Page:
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Scotland’s pro-independence governing party close to a majority

The governing SNP is likely to push for another referendum

May 08, 2021 10:11 pm | Updated 10:37 pm IST - London

Nicola Sturgeon.

Nicola Sturgeon.

Scotland’s governing Scottish National Party was on course on Saturday to win its fourth straight parliamentary election and very close to securing a majority that would enable it to make a push for another referendum on independence from the U.K.

With 60 constituencies counted, the SNP had won 51 of the 129 seats and was clearly on course to extend its dominance of Scottish politics. However, given Scotland’s electoral system, also allocates some seats by a form of proportional representation, the party may fall short of the 65 seats it would need in the Edinburgh-based Parliament to have a majority.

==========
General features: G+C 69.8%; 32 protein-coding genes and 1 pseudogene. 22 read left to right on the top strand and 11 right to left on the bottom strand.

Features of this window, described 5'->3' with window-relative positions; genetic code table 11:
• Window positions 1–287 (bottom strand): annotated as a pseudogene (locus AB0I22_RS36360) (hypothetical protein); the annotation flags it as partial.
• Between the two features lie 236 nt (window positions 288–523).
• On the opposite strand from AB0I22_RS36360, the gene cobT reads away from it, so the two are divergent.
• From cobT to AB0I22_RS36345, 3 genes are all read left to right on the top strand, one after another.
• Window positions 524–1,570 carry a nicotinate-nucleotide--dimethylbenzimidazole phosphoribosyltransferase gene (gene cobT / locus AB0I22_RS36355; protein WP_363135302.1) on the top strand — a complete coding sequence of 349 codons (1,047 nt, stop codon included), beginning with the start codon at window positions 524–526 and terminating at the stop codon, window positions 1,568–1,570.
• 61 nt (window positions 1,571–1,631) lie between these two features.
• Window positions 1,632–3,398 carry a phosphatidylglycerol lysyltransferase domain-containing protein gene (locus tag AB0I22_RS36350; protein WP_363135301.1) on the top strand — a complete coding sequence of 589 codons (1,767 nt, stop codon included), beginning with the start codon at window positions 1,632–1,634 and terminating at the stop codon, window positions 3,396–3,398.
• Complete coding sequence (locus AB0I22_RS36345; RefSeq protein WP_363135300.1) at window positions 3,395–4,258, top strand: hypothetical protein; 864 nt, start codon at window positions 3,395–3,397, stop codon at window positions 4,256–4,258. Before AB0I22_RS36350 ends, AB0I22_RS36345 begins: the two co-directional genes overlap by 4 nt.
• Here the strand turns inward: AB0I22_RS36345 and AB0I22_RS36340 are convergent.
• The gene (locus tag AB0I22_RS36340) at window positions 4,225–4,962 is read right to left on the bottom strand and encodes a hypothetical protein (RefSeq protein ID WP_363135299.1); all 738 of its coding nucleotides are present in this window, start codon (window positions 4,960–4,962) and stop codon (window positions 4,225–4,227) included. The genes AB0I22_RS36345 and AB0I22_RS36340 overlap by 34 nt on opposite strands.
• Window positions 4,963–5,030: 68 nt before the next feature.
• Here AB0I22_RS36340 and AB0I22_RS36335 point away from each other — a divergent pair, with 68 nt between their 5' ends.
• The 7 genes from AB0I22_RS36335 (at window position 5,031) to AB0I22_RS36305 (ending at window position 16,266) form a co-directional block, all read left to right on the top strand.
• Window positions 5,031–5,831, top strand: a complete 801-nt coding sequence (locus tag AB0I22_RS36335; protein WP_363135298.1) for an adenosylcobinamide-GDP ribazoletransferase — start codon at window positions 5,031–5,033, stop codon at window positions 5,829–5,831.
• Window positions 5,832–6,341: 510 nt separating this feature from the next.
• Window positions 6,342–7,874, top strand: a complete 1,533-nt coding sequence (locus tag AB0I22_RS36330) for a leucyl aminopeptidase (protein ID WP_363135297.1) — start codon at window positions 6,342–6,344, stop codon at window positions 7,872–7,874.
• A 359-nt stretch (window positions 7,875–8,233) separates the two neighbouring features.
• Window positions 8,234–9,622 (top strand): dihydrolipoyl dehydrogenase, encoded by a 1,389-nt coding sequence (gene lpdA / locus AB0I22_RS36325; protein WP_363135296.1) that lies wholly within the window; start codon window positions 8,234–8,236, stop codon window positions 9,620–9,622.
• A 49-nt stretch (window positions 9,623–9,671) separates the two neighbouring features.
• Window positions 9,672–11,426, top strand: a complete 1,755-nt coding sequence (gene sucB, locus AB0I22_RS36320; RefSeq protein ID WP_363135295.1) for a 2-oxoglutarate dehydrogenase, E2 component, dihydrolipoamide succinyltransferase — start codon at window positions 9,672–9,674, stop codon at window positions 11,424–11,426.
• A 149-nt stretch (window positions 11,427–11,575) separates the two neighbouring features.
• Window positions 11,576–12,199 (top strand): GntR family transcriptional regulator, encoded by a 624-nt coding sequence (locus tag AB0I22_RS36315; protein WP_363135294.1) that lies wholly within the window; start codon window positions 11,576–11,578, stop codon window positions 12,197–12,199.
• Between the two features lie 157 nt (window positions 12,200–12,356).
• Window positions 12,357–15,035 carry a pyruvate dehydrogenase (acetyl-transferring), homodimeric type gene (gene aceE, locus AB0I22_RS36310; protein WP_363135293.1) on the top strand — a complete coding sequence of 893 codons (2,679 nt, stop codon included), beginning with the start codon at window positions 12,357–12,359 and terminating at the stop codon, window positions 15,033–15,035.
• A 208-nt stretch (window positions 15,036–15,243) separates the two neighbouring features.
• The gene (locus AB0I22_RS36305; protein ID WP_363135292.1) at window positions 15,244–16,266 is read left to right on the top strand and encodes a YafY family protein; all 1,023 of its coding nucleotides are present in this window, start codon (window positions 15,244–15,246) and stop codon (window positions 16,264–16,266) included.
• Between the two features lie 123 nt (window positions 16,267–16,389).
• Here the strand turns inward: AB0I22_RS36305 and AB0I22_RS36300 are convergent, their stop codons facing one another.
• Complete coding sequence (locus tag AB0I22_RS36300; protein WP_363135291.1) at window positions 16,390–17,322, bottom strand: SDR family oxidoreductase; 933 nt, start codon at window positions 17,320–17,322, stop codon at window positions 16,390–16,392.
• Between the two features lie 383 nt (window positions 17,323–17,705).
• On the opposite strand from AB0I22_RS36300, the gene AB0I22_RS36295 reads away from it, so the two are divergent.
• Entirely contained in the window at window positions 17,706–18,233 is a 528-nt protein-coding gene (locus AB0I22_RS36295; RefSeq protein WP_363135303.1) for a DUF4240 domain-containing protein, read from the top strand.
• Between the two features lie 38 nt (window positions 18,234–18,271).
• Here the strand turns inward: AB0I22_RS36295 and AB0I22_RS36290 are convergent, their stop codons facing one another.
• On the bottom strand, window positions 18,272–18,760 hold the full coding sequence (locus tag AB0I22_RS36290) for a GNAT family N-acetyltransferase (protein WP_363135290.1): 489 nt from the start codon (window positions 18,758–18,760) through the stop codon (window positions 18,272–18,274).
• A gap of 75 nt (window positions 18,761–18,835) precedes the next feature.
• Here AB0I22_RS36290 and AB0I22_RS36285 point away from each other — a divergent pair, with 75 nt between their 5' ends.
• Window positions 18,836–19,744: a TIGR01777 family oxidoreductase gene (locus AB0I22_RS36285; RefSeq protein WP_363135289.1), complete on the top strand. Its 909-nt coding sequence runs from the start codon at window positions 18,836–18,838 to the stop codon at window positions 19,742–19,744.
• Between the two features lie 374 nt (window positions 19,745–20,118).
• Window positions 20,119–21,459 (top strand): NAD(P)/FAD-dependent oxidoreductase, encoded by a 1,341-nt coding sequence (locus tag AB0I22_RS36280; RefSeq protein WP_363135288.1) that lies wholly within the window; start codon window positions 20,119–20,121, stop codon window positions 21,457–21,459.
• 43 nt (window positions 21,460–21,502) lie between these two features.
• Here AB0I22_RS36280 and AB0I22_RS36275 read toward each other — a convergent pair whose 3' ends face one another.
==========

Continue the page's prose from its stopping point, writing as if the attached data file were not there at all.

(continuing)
In Wales, the concluded vote count showed the Labour Party doing better than expected in the parliamentary election as it extended its 22 years in control of the Welsh government.

Ballots continue to be counted from local elections in England, which already have been particularly good for U.K. Prime Minister Boris Johnson’s Conservative Party. But it’s the Scottish election that could have the biggest U.K.-wide implications by fast-tracking another referendum on Scotland’s future within the U.K.

Were the SNP to win a majority, its leader, First Minister Nicola Sturgeon, would argue that she has a mandate to call another referendum.

Speaking after winning her seat in Glasgow on Friday, Ms. Sturgeon said her immediate priority would be to deal with the pandemic and “then when the time is right to offer this country the choice of a better future.”

Scotland has been part of the U.K. since 1707 and the issue of Scottish independence appeared settled when Scottish voters rejected secession by 55%-45% in a 2014 referendum. But the U.K.-wide decision in 2016 to leave the European Union ran against the wishes of most Scots — 62% voted in favor of staying within the bloc while most voters in England and Wales wanted to leave. That gave the Scottish nationalist cause fresh legs.

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